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8 employee engagement stats from 2017 to motivate you in 2018

Feb 4, 2018 Carole Oldroyd

8 employee engagement stats from 2017 to motivate you in 2018

With employee engagement such a buzzworthy phrase, you might expect widespread attention to strategy development and improvement. That’s not exactly what’s happening in HR talent management, but it should be. Most businesses know that employee engagement matters. Most of them understand what aspects of business are affected by engaged or disengaged employees. What seems to be missing is a better understanding of how effective their existing strategy is and how powerfully employees can affect the bottom line. As more and more businesses accept or even embrace employee engagement, there’s still a lot of work to be done. The growing economy has changed the employer/employee dynamic. No longer are people content just to have a job. Now, the American workforce expects a job where they can thrive. Otherwise, they’ll head for greener pastures, hurting the company brand and its profits along the way. Here are 8 groups of stats that could help you develop a better strategy in 2018.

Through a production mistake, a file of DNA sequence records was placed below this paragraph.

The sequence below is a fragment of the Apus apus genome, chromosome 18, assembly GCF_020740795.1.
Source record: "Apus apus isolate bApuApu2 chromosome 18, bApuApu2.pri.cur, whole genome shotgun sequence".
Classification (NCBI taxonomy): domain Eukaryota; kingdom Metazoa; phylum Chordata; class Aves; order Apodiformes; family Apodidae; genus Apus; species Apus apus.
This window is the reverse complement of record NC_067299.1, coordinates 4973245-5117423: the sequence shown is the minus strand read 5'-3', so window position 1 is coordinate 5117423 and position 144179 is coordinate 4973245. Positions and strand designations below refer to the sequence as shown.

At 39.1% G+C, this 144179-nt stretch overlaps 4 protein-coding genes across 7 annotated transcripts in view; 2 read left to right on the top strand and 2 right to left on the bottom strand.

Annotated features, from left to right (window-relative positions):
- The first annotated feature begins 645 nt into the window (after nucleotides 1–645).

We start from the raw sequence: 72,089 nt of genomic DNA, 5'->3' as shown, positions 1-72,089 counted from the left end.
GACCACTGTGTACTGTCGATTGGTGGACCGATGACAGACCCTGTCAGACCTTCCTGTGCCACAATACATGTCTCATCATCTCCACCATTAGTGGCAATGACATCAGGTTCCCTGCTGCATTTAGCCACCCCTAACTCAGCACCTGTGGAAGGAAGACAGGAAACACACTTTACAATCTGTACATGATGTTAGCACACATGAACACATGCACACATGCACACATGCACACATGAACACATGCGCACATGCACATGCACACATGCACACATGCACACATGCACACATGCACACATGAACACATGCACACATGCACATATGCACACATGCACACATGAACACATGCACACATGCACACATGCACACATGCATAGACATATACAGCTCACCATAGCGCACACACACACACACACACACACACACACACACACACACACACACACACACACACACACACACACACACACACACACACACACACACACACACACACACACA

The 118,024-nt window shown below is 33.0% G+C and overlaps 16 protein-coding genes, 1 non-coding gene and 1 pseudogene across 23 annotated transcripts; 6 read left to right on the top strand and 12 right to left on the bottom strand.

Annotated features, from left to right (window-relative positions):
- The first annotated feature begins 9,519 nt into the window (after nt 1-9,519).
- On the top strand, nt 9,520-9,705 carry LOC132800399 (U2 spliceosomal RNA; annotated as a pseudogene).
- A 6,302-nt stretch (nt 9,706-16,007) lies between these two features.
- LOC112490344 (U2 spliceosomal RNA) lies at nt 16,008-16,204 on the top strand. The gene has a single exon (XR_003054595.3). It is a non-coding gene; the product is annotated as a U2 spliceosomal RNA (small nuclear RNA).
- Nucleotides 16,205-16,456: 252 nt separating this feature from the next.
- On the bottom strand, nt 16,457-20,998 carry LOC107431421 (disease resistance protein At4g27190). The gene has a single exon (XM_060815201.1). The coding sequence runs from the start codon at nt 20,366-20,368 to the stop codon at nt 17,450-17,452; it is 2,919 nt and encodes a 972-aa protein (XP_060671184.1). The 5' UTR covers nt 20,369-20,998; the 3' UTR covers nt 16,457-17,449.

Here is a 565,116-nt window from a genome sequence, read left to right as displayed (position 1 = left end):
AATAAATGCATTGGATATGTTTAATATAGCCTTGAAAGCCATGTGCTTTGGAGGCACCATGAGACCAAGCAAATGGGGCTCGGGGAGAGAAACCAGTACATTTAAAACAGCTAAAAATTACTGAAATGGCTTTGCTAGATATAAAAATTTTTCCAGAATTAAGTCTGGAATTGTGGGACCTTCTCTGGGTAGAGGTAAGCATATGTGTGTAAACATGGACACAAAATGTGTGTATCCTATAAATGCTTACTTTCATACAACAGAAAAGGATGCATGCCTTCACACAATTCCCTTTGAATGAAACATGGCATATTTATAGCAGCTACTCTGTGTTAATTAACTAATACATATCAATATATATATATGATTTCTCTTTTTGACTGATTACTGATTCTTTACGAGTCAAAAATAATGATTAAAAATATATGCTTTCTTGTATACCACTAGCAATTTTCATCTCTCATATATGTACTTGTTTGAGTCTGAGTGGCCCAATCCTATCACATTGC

#1: A Business with engaged employee tends to perform significantly better

Companies that invest in employee engagement perform as much as 202 percent better than companies with low engagement. According to Dale Carnegie, engaged employees share these characteristics, which benefit themselves, their departments, the company and the customers or clients they serve:
  • Confidence in their job performance abilities
  • A sense of empowerment to get the job done without feeling hindered by micromanagement
  • Inspiration and motivation to stay engaged
  • Enthusiasm about the company and their work

#2: Employee engagement leads to higher profitability

Besides being the right thing to do, businesses look at the bottom line to find evidence that supports employee engagement. According to the Gallup State of the American Workplace report, better engagement leads to as much as 21 percent better business profitability. Disengaged employees cost businesses as much as $500 billion every year, according to The Engagement Institute.

#3: When engagement goes up turnover goes down

According to Aon Hewitt, only 8 percent of actively disengaged employees plan to stick around. And if you think engagement is all about bending over backward to accommodate employees and make them happy, think again. Engagement and happiness aren’t the same. But job satisfaction may come as a result. Engaged employees often stay with the company longer and do a better job while they’re on the roster.
  • Gallup says they’re nearly 60 percent less likely to look for greener employment pastures in the next year.